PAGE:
Roy Kerr, a New Zealand relativist at the University of Texas in Austin and Wright-Patterson Air Force Base in Ohio, came at the problem from a different angle. Exploring a certain class of metrics, he found an exact solution with two free parameters. One corresponded to the mass parameter in the Schwarzschild metric, but the significance of the other was not obvious. By examining the form of the new solution at large distances from the origin and by comparing it to known, approximate solutions for a rotating object, Kerr showed that the second parameter represented angular momentum—essentially, the amount of spin [2].

The Kerr metric was clearly a description of spacetime curvature around a spinning mass. But interpreting the physical significance of some mathematical oddities close to the origin proved difficult. Whereas the Schwarzschild metric has a central point singularity, the Kerr metric has a singularity that looks like “a ring in the equatorial plane … spinning at the speed of light,” explains Werner Israel of the University of Victoria, Canada. In addition, the Kerr metric possesses two surfaces that looked like event horizons, with one nested inside the other but touching at the poles. Robert Wald of the University of Chicago says that the meaning of these surfaces was “not clear from the Kerr metric written in Kerr’s coordinates.”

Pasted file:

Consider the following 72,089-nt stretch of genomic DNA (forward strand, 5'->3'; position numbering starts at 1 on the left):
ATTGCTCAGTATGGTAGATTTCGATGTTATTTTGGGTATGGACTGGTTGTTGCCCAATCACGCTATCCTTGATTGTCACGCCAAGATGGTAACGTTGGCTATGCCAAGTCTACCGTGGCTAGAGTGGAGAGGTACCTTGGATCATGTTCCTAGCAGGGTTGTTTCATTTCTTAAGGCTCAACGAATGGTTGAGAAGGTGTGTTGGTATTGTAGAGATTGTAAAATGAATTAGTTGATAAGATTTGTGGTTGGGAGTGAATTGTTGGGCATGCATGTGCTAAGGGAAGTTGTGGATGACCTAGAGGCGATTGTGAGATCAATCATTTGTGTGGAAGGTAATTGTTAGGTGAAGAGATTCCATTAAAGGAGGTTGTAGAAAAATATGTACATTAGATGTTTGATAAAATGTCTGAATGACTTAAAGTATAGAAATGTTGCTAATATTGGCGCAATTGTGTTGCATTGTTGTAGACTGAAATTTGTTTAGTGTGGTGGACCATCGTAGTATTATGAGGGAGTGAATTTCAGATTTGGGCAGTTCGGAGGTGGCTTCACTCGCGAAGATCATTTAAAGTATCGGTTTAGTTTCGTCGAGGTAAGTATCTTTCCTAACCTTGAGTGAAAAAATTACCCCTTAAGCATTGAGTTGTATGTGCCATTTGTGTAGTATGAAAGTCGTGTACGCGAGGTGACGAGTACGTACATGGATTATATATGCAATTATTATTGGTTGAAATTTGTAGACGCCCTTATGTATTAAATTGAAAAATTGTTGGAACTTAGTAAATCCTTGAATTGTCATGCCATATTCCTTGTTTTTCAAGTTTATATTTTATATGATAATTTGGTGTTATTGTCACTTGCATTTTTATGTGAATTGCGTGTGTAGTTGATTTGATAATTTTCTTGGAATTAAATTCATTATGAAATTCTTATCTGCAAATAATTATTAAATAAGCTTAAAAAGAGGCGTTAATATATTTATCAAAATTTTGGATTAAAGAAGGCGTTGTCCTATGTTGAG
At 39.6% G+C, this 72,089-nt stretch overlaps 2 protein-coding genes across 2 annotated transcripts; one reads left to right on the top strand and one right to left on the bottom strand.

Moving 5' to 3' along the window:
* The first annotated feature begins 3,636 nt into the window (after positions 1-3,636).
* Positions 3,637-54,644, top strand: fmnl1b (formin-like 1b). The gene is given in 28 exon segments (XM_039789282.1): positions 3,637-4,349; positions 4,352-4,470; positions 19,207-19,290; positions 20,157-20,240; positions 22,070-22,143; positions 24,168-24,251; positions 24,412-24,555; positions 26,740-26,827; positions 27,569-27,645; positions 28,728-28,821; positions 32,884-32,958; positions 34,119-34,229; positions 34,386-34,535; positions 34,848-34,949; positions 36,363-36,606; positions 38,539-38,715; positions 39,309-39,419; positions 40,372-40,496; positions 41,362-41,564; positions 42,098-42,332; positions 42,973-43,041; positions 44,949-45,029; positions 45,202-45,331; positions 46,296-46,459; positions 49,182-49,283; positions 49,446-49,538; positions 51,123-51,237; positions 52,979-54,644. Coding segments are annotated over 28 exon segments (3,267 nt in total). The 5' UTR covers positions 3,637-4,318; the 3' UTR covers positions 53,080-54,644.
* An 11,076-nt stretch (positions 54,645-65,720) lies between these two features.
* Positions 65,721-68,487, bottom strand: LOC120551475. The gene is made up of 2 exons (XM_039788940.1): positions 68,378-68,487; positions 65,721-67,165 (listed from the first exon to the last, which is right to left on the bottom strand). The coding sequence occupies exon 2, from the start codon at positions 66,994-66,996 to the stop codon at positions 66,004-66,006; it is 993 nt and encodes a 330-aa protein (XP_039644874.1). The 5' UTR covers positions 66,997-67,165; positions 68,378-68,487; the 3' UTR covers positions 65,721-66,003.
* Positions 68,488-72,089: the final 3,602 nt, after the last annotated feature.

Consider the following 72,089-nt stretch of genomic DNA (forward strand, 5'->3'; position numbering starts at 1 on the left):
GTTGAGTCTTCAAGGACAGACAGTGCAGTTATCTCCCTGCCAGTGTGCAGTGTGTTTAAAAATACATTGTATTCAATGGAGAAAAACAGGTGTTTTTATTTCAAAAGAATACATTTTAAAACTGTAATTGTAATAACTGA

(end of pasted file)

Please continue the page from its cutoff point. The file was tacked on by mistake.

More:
A few years later, analyses showed that only the inner surface is a true event horizon, and that the smaller ring singularity is not accessible to the world outside [3]. The outer surface defines a region within which frame-dragging is so powerful that even light can only orbit in one direction. That opened the way for interpretation of the Kerr metric as a description of a spinning black hole, but it wasn’t the end of the story. The Kerr metric has just two parameters, mass and angular momentum, but astrophysical objects, Israel says, have “different oblateness, bumps, and other deformities” that the Kerr metric cannot account for.

Studies by a number of physicists in the 1970s resolved this point by proving what was called the “no hair” theorem. Any rotating object, as it collapses into a black hole, emits gravitational radiation that erases all of its irregularities, so that mass and angular momentum are its only surviving characteristics (along with electric charge, if there is any). Israel cites the Nobel laureate S. Chandrasekhar, who said that in his entire scientific life, “the most shattering experience has been the realization that [the Kerr metric] provides the absolutely exact representation of untold numbers of massive black holes that populate the Universe.” [4]

–David Lindley

David Lindley is a freelance science writer in Alexandria, Virginia.


  1. J. Lense and H. Thirring, “Über den Einfluss der Eigenrotation der Zentralkörper auf die Bewegung der Planeten und Monde nach der Einsteinschen Relativitätstheorie,” Phys. Zeitschr. 19, 156 (1918)
  2. In “Discovering the Kerr and Kerr-Schild metrics,” a 2008 memoir available at arXiv:0706.1109, Kerr gives a detailed account of the mathematical arguments that led to his discovery
  3. R. H. Boyer and R. W. Lindquist, “Maximal Analytic Extension of the Kerr Metric,” J. Math. Phys. 8, 265 (1967); B. Carter, “Global Structure of the Kerr family of Gravitational Fields,” Phys. Rev. 5, 1559 (1968)
  4. S. Chandrasekhar, Truth and Beauty (University of Chicago Press, Chicago, 1987) p. 54 [Amazon][WorldCat]